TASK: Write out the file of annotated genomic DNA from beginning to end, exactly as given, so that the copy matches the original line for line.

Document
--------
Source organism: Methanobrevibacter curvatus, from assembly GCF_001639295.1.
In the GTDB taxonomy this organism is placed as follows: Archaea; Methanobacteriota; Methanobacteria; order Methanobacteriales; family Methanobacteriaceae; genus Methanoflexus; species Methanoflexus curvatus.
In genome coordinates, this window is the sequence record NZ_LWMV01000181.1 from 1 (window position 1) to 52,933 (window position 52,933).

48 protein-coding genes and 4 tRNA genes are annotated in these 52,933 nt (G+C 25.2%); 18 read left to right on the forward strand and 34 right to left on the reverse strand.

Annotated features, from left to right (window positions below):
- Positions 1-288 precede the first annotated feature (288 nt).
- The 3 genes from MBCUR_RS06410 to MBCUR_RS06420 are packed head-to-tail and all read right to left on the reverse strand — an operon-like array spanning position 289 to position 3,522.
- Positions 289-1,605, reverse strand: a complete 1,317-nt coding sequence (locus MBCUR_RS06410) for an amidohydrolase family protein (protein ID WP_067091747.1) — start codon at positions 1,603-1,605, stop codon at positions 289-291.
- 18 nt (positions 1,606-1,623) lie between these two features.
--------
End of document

Source organism: Methanobrevibacter curvatus, from assembly GCF_001639295.1.
In the GTDB taxonomy this organism is placed as follows: Archaea; Methanobacteriota; Methanobacteria; order Methanobacteriales; family Methanobacteriaceae; genus Methanoflexus; species Methanoflexus curvatus.
In genome coordinates, this window is the sequence record NZ_LWMV01000181.1 from 1 (window position 1) to 52,933 (window position 52,933).

48 protein-coding genes and 4 tRNA genes are annotated in these 52,933 nt (G+C 25.2%); 18 read left to right on the forward strand and 34 right to left on the reverse strand.

Annotated features, from left to right (window positions below):
- Positions 1-288 precede the first annotated feature (288 nt).
- The 3 genes from MBCUR_RS06410 to MBCUR_RS06420 are packed head-to-tail and all read right to left on the reverse strand — an operon-like array spanning position 289 to position 3,522.
- Positions 289-1,605, reverse strand: a complete 1,317-nt coding sequence (locus MBCUR_RS06410) for an amidohydrolase family protein (protein ID WP_067091747.1) — start codon at positions 1,603-1,605, stop codon at positions 289-291.
- 18 nt (positions 1,606-1,623) lie between these two features.